staying connected: fostering and adoption

Moving on from foster care doesn’t have to mean a forever goodbye.

Foster families play a critical role in supporting children transition into a new home and maintain that relationship long into the future.

Having a support network of people that they know well, helps a child feel loved, develop a strong sense of identity, and maintain healthy relationships in the future.

rachel’s story 

Rachel and her husband adopted their daughter in 2008 and still maintain a strong relationship with her foster family. 

Now foster carers themselves, they feel passionately about the importance of staying connected.  

“When we adopted my daughter, our daughter’s foster carer and birth sons were always really warm and friendly. They did everything they could to make it go well.  

“My daughter really missed them so at the first opportunity I got in touch and asked whether we could go and see them, and they welcomed us with opened arms. 

girl and boy playing card game

“If the boys know that we’re going round, they make an effort to finish work early.

“In the past, if they were out with friends, they’d come back. My daughter would always call them her foster brothers. And they are like brothers to her. If they see us out, they’ll always stop and chat, give her cwtches.  

“They were really good to her, very encouraging of her and really accepting of her disability. They’ve always accepted her for who she is.  

“We’ve decided now that they are part of our family. They are massively important to us and are very much engrained as part of our life. A massive part of our life.”  

sian’s story 

When Sian and her partner adopted their children, they were determined to maintain contact with their foster family.

Sian feels strongly that their relationship is hugely important to her children’s identity and life story. 

“When they came to live here, my daughter was three and my son was just turning two. I think my daughter remembers more about being with her foster family.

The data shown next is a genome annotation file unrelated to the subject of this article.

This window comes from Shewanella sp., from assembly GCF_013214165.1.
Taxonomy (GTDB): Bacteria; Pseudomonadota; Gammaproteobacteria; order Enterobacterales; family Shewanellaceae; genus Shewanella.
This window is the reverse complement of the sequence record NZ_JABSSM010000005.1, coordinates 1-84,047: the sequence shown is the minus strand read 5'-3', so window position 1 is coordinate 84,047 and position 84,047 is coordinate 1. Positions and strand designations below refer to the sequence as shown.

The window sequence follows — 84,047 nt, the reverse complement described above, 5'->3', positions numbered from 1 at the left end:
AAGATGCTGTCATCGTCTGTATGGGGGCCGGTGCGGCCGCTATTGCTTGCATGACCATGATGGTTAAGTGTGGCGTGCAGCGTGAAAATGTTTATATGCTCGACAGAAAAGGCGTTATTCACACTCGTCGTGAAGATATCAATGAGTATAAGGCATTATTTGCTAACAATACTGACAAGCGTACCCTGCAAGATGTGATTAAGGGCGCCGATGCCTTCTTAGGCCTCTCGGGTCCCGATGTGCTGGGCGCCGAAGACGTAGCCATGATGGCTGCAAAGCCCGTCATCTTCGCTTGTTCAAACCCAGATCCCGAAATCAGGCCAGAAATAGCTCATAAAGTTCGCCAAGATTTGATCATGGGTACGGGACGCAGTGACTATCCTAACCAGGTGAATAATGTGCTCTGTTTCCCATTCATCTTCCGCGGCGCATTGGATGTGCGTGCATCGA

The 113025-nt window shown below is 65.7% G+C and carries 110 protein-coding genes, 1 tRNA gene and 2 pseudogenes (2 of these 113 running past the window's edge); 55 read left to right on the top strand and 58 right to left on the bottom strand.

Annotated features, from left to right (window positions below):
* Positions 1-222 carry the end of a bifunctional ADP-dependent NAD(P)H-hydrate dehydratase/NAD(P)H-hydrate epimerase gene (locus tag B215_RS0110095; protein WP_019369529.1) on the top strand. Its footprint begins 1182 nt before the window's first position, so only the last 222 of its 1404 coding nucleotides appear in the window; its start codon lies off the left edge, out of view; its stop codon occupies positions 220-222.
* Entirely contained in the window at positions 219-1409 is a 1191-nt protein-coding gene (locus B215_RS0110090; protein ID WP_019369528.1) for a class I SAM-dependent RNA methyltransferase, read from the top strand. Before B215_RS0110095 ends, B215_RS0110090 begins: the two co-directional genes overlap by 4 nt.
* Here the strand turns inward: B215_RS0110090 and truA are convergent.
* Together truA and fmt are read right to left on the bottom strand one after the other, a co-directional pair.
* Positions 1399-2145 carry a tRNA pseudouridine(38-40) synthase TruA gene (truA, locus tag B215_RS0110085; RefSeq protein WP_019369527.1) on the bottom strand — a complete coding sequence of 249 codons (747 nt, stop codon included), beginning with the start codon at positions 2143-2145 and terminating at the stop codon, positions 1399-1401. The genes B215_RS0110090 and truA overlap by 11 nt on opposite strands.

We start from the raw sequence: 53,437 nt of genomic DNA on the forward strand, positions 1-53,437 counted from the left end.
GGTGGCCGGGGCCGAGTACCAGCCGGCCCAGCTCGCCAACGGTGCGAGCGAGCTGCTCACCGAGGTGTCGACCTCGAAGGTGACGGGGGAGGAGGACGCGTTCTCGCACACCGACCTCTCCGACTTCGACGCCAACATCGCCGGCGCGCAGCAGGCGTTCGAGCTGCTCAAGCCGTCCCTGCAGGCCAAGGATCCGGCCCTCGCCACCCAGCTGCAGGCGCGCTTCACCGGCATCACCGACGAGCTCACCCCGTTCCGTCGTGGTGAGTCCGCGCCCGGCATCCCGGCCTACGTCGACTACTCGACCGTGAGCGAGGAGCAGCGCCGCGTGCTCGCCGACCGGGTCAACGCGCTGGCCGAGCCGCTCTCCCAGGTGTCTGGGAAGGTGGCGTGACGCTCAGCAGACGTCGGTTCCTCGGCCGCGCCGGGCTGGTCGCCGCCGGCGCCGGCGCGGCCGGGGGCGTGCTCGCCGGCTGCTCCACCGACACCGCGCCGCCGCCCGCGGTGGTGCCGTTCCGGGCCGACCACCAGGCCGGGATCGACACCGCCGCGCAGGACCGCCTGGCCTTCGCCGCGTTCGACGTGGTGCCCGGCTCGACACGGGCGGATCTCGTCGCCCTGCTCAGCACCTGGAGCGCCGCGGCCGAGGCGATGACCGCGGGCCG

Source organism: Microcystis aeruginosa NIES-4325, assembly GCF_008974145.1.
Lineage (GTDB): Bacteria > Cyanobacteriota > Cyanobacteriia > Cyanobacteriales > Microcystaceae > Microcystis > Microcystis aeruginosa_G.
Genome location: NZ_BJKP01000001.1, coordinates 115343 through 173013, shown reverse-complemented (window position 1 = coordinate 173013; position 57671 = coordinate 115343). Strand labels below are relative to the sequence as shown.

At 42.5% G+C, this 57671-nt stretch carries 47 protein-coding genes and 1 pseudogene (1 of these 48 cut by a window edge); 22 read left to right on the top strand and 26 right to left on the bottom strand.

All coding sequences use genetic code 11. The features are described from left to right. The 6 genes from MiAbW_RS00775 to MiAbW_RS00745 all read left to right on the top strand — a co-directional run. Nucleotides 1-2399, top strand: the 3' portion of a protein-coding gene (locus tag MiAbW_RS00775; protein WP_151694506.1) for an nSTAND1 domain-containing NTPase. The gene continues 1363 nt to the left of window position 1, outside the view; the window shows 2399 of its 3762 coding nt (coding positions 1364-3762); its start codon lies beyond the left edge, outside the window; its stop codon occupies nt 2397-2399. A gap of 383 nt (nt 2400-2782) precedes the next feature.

“Our children were with their foster carers for 18 months and their foster carers had a daughter who was 18 when our children moved in. My daughter especially absolutely loved her. 

“She graduated in the summer, and we had photos from her, and the children absolutely love seeing her. 

“She’s really lovely with them, she plays with them in the park, gets them an ice cream. She genuinely loves seeing them.

Smiling girl catching a football

“We still meet them once a year and we send photos all the time. 

“It’s really important to keep in touch, there’s a lot of loss in adoption and those relationships are one of the things that they don’t have to lose.  

“My daughter has had a lot of questions in the past about what has happened to her, and her foster family have been really helpful in answering those. 

“They know the story of those early days; they lived it with our children, and they can talk to them in the future about their birth families.  

“It’s all about acknowledging and recognising our children’s story. Adoption is a lifelong journey and they’re in it forever so it’s about having support to help them through the challenging and difficult bits as well as the lovely bits.  

“Relationship trauma is repaired by having really positive relationships and that’s what we’re trying to do.” 

want to learn more?

We believe that relationships are important.

The impact that foster families have on our children in those early days is incredible. And the children have a special place in our foster families’ hearts too, even when the children move on, remembering their first steps, their first smile.

children can never have too many people to love them

At Foster Wales, fostering can mean a day, a week, a year or longer. To find out more about short-term fostering and helping young children to move on to adoption, get in touch with your local authority fostering team.

Story Time

Stories From Our Carers